December 8th, 2011 11:46 AM by Diego Quintero
Article first published as, PMI, Avoiding Delays in Underwriting, on Technorati
Mortgage Insurance is necessary whenever a loan is above eighty percent of the value of the home using conventional financing. It is an insurance policy that consumers pay in case of default or non-payment. The monthly costs of the mortgage insurance (MI) policy vary depending on the loan parameters and the individual. Guidelines are ever-changing and this loan requirement demands its own underwriting procedures which may prolong your final loan approval, so be prepared!
It is rather odd that you are effectively paying a policy that would cover your inability to pay your monthly mortgage payment. But, it’s true. For an FHA loan, you will pay an MI premium no matter what loan amount or ratio. However, in conventional financing, the monthly premium decreases if you are closer to eighty percent of the value of home versus ninety-five percent. Income, debt, type of property, and several other aspects of the file are also considered while determining policy costs.
Over the last year, we have witnessed the MI companies make a come back. They loosened guidelines and decreased premiums over the past six months or so. Interestingly, most brokers and bankers are currently running into their critical observations of appraisal reports and income analysis. In many instances, they are asking for more comparisons for the appraisal or requiring explanations regarding income. In essence, conventional loans are being underwritten by two separate companies; the bank & the MI company, a separate third party entity that can ultimately deny your loan.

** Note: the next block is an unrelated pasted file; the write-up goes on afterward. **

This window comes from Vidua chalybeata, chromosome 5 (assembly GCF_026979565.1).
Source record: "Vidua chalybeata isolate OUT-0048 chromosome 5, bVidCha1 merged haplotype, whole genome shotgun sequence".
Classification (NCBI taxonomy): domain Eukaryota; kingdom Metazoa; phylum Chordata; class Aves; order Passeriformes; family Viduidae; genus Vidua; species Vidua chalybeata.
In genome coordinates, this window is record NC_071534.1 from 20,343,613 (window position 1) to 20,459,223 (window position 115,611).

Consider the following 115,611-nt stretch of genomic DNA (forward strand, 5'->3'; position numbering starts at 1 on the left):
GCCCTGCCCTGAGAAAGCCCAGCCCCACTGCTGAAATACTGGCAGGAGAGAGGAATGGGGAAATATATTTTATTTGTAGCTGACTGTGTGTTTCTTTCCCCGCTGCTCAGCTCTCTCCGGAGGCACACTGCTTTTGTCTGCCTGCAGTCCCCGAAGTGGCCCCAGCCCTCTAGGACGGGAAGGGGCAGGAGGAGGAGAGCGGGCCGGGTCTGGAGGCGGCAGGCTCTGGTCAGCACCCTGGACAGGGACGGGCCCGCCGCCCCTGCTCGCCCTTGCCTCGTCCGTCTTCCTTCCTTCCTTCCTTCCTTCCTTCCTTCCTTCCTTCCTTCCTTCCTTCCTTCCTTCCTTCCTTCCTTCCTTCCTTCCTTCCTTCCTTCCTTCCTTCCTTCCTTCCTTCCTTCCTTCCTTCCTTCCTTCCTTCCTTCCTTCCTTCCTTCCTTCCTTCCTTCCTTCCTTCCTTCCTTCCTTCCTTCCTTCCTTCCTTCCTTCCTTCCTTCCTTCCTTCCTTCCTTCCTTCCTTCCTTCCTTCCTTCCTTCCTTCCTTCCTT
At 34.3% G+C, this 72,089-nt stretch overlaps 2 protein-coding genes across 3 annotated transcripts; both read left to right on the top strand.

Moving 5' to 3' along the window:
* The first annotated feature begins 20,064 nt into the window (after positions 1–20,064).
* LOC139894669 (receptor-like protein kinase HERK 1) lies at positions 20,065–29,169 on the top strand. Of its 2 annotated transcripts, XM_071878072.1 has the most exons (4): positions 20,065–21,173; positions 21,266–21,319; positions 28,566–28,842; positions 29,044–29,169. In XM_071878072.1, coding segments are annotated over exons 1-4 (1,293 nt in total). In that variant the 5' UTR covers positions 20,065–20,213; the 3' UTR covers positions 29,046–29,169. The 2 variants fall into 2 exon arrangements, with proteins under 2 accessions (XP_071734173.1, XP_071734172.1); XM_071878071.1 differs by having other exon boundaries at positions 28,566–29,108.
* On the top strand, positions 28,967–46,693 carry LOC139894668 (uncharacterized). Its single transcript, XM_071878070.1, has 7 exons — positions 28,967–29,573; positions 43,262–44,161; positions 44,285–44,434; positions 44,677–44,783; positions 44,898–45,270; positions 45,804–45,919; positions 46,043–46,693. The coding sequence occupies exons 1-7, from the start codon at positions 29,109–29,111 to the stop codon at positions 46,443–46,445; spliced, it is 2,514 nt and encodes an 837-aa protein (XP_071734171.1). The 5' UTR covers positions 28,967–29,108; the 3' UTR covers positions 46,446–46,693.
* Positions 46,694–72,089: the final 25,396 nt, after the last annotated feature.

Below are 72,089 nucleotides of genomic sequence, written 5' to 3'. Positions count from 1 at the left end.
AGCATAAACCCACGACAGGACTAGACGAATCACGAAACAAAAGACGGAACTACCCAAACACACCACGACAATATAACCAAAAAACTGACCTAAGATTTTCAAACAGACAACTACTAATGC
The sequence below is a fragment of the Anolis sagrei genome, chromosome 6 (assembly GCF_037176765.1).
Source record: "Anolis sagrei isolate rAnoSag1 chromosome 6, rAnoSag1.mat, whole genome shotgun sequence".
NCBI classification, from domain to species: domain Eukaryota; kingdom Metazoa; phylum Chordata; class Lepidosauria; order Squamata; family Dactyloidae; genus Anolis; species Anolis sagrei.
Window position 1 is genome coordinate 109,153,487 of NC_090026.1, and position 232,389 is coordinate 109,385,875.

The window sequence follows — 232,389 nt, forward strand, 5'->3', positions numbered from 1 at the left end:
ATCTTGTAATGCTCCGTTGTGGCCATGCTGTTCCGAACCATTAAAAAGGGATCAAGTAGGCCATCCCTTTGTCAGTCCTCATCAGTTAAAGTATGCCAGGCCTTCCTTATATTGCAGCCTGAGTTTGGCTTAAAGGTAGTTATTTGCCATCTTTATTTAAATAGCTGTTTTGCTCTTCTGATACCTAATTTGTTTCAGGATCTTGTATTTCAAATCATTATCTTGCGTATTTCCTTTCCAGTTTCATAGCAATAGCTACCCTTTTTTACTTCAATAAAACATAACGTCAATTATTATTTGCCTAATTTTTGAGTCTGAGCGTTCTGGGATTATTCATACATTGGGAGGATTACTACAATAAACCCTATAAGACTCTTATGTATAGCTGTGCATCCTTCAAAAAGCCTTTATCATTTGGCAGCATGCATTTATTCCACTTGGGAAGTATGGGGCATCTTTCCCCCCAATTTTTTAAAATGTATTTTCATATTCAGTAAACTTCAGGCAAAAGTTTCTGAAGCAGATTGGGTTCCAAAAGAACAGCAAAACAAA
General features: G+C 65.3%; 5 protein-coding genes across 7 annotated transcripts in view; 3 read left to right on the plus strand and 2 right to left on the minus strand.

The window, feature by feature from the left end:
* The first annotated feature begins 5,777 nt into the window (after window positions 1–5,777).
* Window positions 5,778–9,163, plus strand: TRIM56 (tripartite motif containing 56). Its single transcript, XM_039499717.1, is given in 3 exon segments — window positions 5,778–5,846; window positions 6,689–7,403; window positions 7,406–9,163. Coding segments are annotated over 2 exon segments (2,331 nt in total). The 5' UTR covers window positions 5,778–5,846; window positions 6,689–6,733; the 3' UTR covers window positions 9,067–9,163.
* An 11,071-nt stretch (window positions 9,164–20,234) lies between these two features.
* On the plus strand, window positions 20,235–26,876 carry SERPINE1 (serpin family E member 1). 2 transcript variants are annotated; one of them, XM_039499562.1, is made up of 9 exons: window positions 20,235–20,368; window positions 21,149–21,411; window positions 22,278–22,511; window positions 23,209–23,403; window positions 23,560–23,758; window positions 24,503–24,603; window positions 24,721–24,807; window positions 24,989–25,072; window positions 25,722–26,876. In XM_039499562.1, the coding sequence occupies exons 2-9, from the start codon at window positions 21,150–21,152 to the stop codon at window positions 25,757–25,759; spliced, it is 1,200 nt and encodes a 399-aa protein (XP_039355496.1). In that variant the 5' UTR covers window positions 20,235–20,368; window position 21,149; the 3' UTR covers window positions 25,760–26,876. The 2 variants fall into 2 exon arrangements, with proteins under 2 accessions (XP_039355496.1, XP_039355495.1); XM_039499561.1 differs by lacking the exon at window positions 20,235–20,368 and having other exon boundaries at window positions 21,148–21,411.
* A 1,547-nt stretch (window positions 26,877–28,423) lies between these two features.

How can anyone avoid mortgage insurance? Simply stated, consumers would need to buy homes with at least a twenty percent down payment or take out a non-conforming loan (one that is not sold to Fannie Mae nor Freddie Mac). Non-conforming lenders usually add a point of interest to the Fannie Mae rates to build-in the additional risk of not having an insurance policy in place. Additionally, the loan to values may only max-out at ninety percent, so at least a ten percent down payment may be required to avoid the MI payment and MI underwriting, altogether. But if you want to take advantage of the greatest rates ever offered, then twenty percent down is the best option if you are trying to sidestep the need for MI.
Avoiding problems with underwriting may be as easy as asking a few questions about your loan file. While getting a loan approval from your trusted mortgage broker, get the final calculation of your debt to income ratios. If they are forty percent or higher, be cautious that your loan may not be held up for lending purposes but for mortgage insurance purposes. Find out how close your comparisons measure the value of the home you are buying or refinancing. Weigh the differences of paying a greater interest rate forgoing the MI, perhaps there is room for it to make sense depending on your financial position or market conditions.
Although MI companies are appearing to insure more borrowers they are still remaining cautious by insuring only the loans that will, in fact, perform. Those who forgo MI and choose a higher rate loan program will not truly have an option to reduce the interest rate unless refinancing. With today’s low rates, refinancing may not be an option in the future. However, one can request to remove MI by contacting the servicing bank and asking them do so. If your loan is 78% or less of the value of the property, you are free of having to pay the monthly premium ever again. For more accurate and detailed information, review the Homeowner’s Protection Act.
Your Trusted Mortgage Broker,
Diego L. Quintero